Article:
“I love you” is arguably the most beautiful phrase in the English language (or any language, for that matter).
The meaning, however, isn’t as clear as you might expect. Even poets and authors say that words fail to capture the essence of love. Words just don’t do love justice.
So I prefer to look at love from a wider perspective. While words may fail to fully capture the emotions that we associate with love, love still exists to be understood.
Love isn’t some mythological creature that we hunt to no avail for all of eternity. Love is a state. And it's not just the state of the people in the relationship; it’s the state of the relationship itself.
Let's look broader. There's a relationship between all people and all matter in the universe. Every person in the universe is also connected. These relationships may be so distant as to be almost non-existent, but still.
Love is the pinnacle of all relationships. It’s the highest, grandest and most coveted of all the states of being.
No human in the world isn’t looking for love. Some people have only a partial understanding of love, and others warp the definition entirely, but we all search for whatever we believe love is.
Being the impatient people we are, jumping the gun isn’t uncommon. In fact, doing this is part of the learning process -- part of coming to understand what love is. And when we jump the gun, we fall in love too quickly with the wrong people, and we learn from our mistakes.
Unfortunately, we never know how many lessons we have left to learn. Will this person be “the one”? Or just another mistake to add to the ones you're going to have to make along the way?
Until you learn new things, you won’t know what you don't know.
However, there’s no shame in learning from other people’s mistakes. And lucky for you -- I’ve made more than enough of them, especially when it comes to saying “I love you.”
It’s important to ask yourself these three questions before you tell people you love them. Why? Because saying "I love you" is more sacred than sex. It holds much more meaning.
Here's what to ask yourself.
1. Does my love go beyond my feelings?
I know how amazing you’re feeling right now, and believe me when I say I’m very happy for you. Hell, I’m even a little bit jealous.
But I’m also a bit worried for you.
Depending on how experienced you are with love, you may take the emotions you’re feeling to mean more than they actually do.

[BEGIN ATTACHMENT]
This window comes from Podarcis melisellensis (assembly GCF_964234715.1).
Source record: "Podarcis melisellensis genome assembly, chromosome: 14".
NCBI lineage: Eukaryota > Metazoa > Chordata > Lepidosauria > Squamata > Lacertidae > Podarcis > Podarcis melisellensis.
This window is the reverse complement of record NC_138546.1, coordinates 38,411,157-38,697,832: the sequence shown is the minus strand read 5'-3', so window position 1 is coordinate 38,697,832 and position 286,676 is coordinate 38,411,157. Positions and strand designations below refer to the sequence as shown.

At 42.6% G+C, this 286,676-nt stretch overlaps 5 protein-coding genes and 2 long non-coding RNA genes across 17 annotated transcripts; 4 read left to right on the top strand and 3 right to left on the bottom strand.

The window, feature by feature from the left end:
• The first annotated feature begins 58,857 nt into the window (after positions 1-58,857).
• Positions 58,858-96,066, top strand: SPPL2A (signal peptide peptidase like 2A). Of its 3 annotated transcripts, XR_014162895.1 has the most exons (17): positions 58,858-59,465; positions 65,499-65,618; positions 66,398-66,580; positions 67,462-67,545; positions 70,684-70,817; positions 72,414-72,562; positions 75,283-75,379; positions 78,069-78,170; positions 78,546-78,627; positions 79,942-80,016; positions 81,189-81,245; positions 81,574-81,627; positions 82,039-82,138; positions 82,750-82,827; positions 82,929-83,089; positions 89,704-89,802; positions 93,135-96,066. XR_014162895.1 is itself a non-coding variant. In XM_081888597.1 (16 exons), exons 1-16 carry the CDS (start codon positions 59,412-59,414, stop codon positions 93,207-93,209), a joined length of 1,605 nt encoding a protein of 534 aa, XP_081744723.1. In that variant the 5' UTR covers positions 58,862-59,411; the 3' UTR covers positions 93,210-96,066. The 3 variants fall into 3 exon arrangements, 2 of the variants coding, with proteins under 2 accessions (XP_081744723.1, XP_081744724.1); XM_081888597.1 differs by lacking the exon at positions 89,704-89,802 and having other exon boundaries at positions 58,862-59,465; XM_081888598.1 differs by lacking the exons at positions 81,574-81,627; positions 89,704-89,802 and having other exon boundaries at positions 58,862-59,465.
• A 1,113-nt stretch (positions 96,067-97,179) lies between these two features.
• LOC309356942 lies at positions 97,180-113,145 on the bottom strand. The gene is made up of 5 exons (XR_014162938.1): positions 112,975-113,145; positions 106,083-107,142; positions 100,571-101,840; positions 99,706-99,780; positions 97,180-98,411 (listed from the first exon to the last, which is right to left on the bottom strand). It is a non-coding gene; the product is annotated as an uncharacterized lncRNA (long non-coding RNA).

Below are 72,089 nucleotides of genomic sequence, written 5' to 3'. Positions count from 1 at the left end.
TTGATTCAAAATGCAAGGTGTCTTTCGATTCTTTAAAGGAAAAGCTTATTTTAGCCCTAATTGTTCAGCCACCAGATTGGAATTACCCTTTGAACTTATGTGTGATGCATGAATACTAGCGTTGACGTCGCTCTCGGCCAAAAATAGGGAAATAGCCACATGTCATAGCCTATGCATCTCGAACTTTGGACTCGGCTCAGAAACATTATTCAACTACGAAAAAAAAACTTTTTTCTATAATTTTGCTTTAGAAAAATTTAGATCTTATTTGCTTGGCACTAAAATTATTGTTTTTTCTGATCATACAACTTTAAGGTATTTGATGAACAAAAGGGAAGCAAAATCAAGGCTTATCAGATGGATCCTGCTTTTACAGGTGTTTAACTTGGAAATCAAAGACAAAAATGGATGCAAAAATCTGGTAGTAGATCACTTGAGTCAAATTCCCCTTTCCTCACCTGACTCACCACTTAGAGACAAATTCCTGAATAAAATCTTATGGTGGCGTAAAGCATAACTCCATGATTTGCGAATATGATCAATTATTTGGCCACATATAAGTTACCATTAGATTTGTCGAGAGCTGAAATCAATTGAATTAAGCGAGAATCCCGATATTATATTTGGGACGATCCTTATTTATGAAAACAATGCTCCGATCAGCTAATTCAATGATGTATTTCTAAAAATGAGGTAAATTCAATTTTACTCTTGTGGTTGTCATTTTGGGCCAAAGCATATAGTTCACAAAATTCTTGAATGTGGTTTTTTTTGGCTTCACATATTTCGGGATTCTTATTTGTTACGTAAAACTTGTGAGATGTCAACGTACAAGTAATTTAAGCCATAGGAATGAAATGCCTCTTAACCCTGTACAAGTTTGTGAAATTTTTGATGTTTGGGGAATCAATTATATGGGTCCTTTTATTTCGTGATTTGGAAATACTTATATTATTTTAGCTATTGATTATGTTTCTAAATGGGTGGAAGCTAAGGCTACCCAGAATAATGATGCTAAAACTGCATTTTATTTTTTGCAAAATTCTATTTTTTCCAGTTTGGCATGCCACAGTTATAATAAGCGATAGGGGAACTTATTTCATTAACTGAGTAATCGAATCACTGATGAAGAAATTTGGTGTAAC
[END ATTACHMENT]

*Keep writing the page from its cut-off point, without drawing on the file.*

Love isn’t just about the emotions you’re experiencing. Those emotions are your mind’s way of sensing there is potential for love to form. Happiness, excitement, nervousness and maybe even a bit of worry are all signs that the chemistry and connection the two of you share may very well be nurtured into love.
While the emotions associated with love are certainly a part of the whole experience, there’s much more to love than that. Remember that emotions come in response to our interpretation of our reality, and that interpretation will change over time.
If you base your whole definition of love on emotions alone, your relationship is doomed to fail.
2. Will saying "I love you" benefit the relationship?
Sometimes it’s too early to say ‘I love you.’ It just is. Sometimes you say it before you're certain you're in love, and you find yourself wishing you could take it back.
Maybe you've said it too soon. Maybe you've scared your partner and ruined what could have been a beautiful thing.
You won’t always know when the time is right, so you’re going to have to go with your gut.
Nevertheless, the more information you have about your feelings for each other, the better. If you’re going to go with your gut, make it an informed and wise gut.
I’m not someone who believes things will just work out if they're "meant to be." I believe you have to be smart to make a relationship work -- and sometimes that means waiting to make sure you mean it when you tell your partner "I love you."
3. Why am I saying it?
Why? What’s the point? Take a moment and seriously think about this. We don’t do things just for the sake of doing them.
No matter how uninformed, naïve or plain stupid people can be, our decisions usually have some logic behind them. We do things because we believe doing them will give us the results we want.
So, let me ask you again: Why do you want to tell your partner how you feel?
Is it just something you want to say? Is it something you just want to "get over with" because you’ve been stressing over it?
Are you saying it because you want to hear your partner say it back? Because you feel like it’s a thing you’re supposed to do?
Is your reason selfish? We think that because loving is supposedly a selfless act (which it, in fact, isn’t, but I won’t get into that here), telling people we love them is selfless. But are you saying this because you believe it will make your partner happy? Is it something you believe your partner wants to hear?
There is really only one perfect moment to tell someone "I love you." It’s the moment you feel your love needs to heard.
When you tell someone you're in love, it's not just because you love this person. It's because you know that hearing those three words roll of your lips will change your partner's life for the better. That’s when saying "I love you" embodies true love.